war crimes in Ukraine

The Tribunal for Putin (T4P) global initiative was set up in response to the all-out war launched by Russia against Ukraine in February 2022.

Kharkiv woman awarded huge damages for police torture

 Protest against police torture (the items are all things used by perpetrators)

The European Court of Human Rights has ordered Ukraine to pay Svitlana Pomilyayko 20 thousand EUR in damages after accepting that she had been subjected to torture while in police custody, and that the authorities had failed to properly investigate her complaints. 

Ms Pomilyayko had been assisted by the Kharkiv Human Rights Group both in fighting the prosecutor’s refusals to investigate  the case, and in lodging her application with the Court in Strasbourg.  This was back in 2012, with the events themselves dating from 2008, so it has taken a long time for the Kharkiv woman to get justice. 

There were in fact two victims, however only Pomilyayko decided to make a formal complaint.  She and the other woman N.  had been taken in for questioning after two computers went missing from their work.  

They were ‘questioned’ separately with the officers trying to get them to make ‘confessions’.   They refused and were finally released, but only after both signed statements that they had no criticism against the police. Both received documents from the hospital they went to confirming their account of the treatment they had received, however only Pomilyayko formally complained, and then went through a long to-and-fro process with a criminal investigation first initiated, then revoked, then initiated again, only to be terminated by a prosecutor’s office in Kharkiv. 

The Government had nothing to say regarding Pomilyayko’s account of what had happened on Nov 8, 2008.

“9. At about 11.35 a.m. on 8 November 2008 a senior detective officer, T., accompanied the applicant to the fourth floor of the police station. He asked her to wait in the corridor and entered office no. 56. Five minutes later the applicant heard a woman’s scream emanating from that office. T. opened the door and directed an officer passing by to take the applicant to his office. She was made to wait there for about twenty minutes. Then T. took her to office no. 56. He pushed her inside, twisted her arms behind her back and handcuffed her, even though she had offered no resistance.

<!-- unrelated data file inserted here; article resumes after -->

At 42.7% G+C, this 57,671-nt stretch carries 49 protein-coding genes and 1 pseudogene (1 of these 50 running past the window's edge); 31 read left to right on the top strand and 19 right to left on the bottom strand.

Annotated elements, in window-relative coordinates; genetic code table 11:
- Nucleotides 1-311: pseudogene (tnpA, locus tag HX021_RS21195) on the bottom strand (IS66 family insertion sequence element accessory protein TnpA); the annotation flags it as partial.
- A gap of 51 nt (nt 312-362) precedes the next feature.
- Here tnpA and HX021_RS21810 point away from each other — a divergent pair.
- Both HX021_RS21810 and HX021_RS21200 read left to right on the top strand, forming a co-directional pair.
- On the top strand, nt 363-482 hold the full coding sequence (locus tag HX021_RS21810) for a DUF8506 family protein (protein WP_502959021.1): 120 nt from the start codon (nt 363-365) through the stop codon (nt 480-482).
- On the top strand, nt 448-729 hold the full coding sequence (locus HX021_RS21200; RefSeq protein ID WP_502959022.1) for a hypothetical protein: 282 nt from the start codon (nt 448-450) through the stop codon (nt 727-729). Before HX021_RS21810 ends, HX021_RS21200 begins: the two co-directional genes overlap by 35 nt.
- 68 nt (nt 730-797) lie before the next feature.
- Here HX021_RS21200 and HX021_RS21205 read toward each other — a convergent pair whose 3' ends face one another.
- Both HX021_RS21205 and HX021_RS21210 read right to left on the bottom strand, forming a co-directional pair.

10. T. and his colleague, S., who was also in the office, intimidated the applicant with a view to making her confess to the investigated theft. They told her that her colleague, Ms L., had already started to “crack”. The applicant noticed Ms L.’s belongings on the floor. She concluded that it was her scream that she had heard.

11. Having failed to obtain a confession from the applicant, T. and S. made her sit on a chair, put a plastic bag over her head and started to strangle her. At the same time they struck her head, face and mouth so that she could not bite through the bag. The applicant fainted several times. When she told the officers she needed to use the toilet, S. hit her in the stomach and the head. She fainted once again and urinated involuntarily. Sometime later the applicant noticed the presence of another officer, P., in the office.

12. After several hours of ill-treatment, the applicant was taken to another office where she stayed for about twenty minutes. Thereafter she was brought before a female officer, who conducted her formal questioning.

13. At about 6 p.m. the applicant signed the official report of the questioning. She was then taken to the office of the head of the search unit, who stated that she was the main suspect in the theft case and that all her colleagues had indicated her as the likely thief. The applicant complained about her ill-treatment. Her complaint was ignored.

14. She was taken again to office no. 56, where the officers threatened her and tried to pressure her into confessing. She repeatedly refused to do so and professed her innocence. The applicant was forced to write a statement that she had no complaints about the way the police had treated her.

15. At about 8 p.m. on 8 November 2008 she was released.

16. The applicant submitted to the Court five colour photographs of herself in which extensive bruising on her both arms and forearms is visible.”

The case was flagrant, so too were the attempts to terminate the investigation.  Fortunately the Government made no attempt to deny this, disputing as ‘exorbitant’ only Pomilyayko’s application for 70 thousand EUR in damages.  The Court awarded 20 thousand and expenses. 



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